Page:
Today, however, one in five Canadians identify as a visible minority and we aren’t embracing multiculturalism as much as we think we are. A recent poll by the CBC and Angus Reid shows that 68 per cent of Canadians believe “minorities should do more to fit in with mainstream American/Canadian society,” indicating access to diverse media representation is lacking. 

And the Multiculturalism Act itself hasn’t been as accessible as it should be. The language of the act itself is dependent on a dated sense of what equality is, which gives the idea that the act is one size fits all for everyone:

“3 (1) It is hereby declared to be the policy of the Government of Canada to (e) ensure that all individuals receive equal treatment and equal protection under the law, while respecting and valuing their diversity;”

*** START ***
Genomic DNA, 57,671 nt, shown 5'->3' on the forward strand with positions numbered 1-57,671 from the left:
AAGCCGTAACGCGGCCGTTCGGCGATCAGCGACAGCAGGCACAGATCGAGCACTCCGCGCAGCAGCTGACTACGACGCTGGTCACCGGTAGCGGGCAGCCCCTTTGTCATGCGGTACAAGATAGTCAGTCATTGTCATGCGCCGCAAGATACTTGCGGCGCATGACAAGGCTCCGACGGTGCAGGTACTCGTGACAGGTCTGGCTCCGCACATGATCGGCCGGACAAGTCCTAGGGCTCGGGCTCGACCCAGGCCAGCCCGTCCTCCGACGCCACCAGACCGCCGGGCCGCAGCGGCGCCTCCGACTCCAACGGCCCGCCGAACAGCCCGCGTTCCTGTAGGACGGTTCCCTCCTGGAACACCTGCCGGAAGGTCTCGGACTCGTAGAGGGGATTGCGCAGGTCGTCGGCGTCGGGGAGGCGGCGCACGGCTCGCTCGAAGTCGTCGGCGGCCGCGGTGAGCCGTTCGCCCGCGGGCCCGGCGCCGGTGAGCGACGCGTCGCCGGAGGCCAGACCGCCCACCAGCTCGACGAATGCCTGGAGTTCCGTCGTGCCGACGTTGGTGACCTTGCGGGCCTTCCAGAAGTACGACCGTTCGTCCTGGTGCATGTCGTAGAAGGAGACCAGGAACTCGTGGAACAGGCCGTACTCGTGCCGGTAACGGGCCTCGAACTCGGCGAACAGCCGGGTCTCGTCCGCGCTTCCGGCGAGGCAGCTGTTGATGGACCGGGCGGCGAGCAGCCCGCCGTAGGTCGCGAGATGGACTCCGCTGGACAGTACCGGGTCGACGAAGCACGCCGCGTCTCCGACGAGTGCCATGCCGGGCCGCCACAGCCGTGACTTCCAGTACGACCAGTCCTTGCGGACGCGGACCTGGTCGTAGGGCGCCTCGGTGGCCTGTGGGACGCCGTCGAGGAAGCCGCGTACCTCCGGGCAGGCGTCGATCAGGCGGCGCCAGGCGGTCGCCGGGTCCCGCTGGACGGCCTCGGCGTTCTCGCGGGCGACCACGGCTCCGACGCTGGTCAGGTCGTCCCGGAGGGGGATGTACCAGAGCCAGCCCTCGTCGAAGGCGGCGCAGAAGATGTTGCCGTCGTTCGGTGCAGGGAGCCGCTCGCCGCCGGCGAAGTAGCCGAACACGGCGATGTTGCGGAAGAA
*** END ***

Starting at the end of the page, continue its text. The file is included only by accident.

Yasmin Jiwani, a communications studies professor at Concordia University, has been researching the relationship between policy and media over the last few years. In a project with other researchers, Jiwani carefully looked at how Indigenous youth and Muslim youth were portrayed in a three-year time frame at The Globe and Mail. They saw that stories on these groups typically fit narratives such as either “Youth in Trouble” or  “Youth as Trouble”, while non-Indigenous and non-Muslim youth were often portrayed as overachievers and young entrepreneurs. 

“What my research has shown,” said Jiwani, “is that when we do see people of colour in the media we only see them as ‘problem people’—people who are criminals, people who are taking advantage of Canadian benevolence, or people who are out in war zones.”

“If you are a policy-maker, who most likely doesn’t always encounter folks who are marginalized, what does the press tell you? It tells you that these are ‘problem people’ and they don’t belong in our nation.”